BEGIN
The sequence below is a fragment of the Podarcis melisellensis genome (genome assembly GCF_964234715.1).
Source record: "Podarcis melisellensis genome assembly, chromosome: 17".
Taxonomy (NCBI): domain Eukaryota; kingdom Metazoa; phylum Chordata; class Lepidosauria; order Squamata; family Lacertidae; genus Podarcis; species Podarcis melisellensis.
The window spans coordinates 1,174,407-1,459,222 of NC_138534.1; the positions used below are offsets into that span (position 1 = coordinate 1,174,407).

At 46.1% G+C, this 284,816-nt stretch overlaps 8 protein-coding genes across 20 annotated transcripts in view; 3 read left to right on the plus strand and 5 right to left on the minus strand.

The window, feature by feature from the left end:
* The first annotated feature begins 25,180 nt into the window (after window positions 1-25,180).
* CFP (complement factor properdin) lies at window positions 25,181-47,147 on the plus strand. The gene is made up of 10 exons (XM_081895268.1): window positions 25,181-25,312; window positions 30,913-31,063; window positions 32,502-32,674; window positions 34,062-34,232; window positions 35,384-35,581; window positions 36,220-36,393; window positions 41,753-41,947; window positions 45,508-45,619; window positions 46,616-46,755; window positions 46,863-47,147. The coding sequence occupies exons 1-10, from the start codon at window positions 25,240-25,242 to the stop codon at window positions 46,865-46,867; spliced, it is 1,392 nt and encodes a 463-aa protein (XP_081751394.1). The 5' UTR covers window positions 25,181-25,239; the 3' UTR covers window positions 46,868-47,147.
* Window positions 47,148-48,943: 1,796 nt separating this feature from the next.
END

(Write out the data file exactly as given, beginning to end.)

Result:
The sequence below is a fragment of the Podarcis melisellensis genome (genome assembly GCF_964234715.1).
Source record: "Podarcis melisellensis genome assembly, chromosome: 17".
Taxonomy (NCBI): domain Eukaryota; kingdom Metazoa; phylum Chordata; class Lepidosauria; order Squamata; family Lacertidae; genus Podarcis; species Podarcis melisellensis.
The window spans coordinates 1,174,407-1,459,222 of NC_138534.1; the positions used below are offsets into that span (position 1 = coordinate 1,174,407).

At 46.1% G+C, this 284,816-nt stretch overlaps 8 protein-coding genes across 20 annotated transcripts in view; 3 read left to right on the plus strand and 5 right to left on the minus strand.

The window, feature by feature from the left end:
* The first annotated feature begins 25,180 nt into the window (after window positions 1-25,180).
* CFP (complement factor properdin) lies at window positions 25,181-47,147 on the plus strand. The gene is made up of 10 exons (XM_081895268.1): window positions 25,181-25,312; window positions 30,913-31,063; window positions 32,502-32,674; window positions 34,062-34,232; window positions 35,384-35,581; window positions 36,220-36,393; window positions 41,753-41,947; window positions 45,508-45,619; window positions 46,616-46,755; window positions 46,863-47,147. The coding sequence occupies exons 1-10, from the start codon at window positions 25,240-25,242 to the stop codon at window positions 46,865-46,867; spliced, it is 1,392 nt and encodes a 463-aa protein (XP_081751394.1). The 5' UTR covers window positions 25,181-25,239; the 3' UTR covers window positions 46,868-47,147.
* Window positions 47,148-48,943: 1,796 nt separating this feature from the next.